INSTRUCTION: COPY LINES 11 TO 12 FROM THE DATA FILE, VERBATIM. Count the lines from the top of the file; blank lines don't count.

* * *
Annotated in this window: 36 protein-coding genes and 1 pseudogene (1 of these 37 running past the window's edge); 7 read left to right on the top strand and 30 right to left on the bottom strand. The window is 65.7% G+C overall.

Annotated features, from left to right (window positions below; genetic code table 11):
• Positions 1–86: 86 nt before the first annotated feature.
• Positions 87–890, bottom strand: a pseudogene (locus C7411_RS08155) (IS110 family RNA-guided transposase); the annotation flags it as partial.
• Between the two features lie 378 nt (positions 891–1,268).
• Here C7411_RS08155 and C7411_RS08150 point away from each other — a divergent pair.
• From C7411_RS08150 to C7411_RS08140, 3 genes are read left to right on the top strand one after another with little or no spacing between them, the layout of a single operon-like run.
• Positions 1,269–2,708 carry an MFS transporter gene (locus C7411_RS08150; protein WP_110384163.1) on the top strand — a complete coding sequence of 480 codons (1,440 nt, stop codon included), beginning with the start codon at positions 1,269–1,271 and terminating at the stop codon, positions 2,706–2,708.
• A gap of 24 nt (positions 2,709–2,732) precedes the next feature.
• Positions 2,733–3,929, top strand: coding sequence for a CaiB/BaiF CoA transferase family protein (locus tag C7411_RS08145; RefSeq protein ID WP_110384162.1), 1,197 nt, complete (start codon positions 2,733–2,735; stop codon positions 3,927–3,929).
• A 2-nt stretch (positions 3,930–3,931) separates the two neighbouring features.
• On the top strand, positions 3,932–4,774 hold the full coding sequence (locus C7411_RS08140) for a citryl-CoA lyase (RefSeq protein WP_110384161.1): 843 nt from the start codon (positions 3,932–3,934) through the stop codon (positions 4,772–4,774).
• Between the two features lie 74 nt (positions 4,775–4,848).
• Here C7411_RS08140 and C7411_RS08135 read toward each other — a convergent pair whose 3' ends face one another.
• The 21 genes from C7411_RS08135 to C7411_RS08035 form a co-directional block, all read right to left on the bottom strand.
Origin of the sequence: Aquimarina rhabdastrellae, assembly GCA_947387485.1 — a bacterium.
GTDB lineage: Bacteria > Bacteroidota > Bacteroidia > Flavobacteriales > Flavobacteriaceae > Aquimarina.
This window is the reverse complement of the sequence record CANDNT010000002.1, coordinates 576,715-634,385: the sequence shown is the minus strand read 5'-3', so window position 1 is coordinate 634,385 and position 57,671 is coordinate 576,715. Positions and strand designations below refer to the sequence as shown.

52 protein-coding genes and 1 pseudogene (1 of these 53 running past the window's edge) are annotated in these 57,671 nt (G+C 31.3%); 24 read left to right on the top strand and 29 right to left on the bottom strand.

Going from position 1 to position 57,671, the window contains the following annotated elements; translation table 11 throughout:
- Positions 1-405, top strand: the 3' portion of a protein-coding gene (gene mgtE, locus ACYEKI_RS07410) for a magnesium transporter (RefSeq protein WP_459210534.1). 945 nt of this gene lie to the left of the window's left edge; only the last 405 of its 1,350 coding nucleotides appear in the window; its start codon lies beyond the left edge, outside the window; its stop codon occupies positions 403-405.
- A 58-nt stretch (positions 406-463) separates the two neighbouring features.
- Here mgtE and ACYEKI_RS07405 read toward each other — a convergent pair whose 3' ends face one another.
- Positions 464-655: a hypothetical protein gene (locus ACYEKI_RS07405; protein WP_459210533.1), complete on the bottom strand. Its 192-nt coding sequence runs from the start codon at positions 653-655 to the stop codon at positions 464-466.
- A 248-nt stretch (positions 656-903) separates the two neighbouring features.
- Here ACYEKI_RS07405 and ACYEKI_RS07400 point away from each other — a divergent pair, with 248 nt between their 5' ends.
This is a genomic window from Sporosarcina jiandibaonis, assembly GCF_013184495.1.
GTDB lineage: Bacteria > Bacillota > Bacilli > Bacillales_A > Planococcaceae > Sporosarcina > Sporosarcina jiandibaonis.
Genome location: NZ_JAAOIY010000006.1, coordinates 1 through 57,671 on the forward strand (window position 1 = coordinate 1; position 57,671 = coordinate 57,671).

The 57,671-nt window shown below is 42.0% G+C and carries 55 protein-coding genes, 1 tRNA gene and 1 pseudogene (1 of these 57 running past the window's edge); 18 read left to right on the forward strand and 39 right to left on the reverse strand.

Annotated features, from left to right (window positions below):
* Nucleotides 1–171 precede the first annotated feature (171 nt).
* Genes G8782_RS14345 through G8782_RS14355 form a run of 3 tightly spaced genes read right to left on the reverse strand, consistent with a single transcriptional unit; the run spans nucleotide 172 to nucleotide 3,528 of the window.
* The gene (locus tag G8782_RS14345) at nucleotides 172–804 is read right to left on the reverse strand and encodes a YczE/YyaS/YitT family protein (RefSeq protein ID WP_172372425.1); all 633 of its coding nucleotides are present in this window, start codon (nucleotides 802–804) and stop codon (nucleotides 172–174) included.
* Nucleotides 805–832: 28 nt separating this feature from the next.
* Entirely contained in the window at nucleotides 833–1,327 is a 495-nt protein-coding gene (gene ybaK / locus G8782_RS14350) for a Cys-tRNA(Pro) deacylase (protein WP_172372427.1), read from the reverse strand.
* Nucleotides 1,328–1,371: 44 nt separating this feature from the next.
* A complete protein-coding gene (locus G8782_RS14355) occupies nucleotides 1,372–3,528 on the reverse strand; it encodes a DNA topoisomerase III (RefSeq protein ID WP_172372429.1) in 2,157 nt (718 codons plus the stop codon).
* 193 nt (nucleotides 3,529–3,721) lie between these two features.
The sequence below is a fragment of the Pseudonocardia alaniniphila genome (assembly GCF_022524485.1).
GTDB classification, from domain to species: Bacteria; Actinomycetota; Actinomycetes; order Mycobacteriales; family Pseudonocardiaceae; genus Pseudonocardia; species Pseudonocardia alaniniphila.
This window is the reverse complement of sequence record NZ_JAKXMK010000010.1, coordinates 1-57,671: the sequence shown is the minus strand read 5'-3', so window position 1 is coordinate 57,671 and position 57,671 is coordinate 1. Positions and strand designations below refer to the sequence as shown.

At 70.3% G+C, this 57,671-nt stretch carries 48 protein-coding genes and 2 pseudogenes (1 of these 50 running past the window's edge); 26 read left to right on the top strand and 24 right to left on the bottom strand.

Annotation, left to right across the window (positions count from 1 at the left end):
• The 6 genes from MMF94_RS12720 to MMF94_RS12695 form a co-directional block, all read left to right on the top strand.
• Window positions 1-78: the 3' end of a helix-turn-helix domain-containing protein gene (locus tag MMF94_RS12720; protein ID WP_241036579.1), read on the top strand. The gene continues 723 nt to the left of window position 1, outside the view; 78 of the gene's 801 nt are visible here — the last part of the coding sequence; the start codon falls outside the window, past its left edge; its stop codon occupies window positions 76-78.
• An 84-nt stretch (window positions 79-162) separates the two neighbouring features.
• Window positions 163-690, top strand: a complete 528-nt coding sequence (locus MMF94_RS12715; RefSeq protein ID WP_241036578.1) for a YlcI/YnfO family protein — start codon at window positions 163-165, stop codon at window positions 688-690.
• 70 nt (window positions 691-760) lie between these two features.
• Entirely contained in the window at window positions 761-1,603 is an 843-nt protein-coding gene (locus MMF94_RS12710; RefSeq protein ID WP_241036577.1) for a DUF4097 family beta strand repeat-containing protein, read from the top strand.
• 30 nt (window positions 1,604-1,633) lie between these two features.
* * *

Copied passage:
• A 2-nt stretch (positions 3,930–3,931) separates the two neighbouring features.
• On the top strand, positions 3,932–4,774 hold the full coding sequence (locus C7411_RS08140) for a citryl-CoA lyase (RefSeq protein WP_110384161.1): 843 nt from the start codon (positions 3,932–3,934) through the stop codon (positions 4,772–4,774).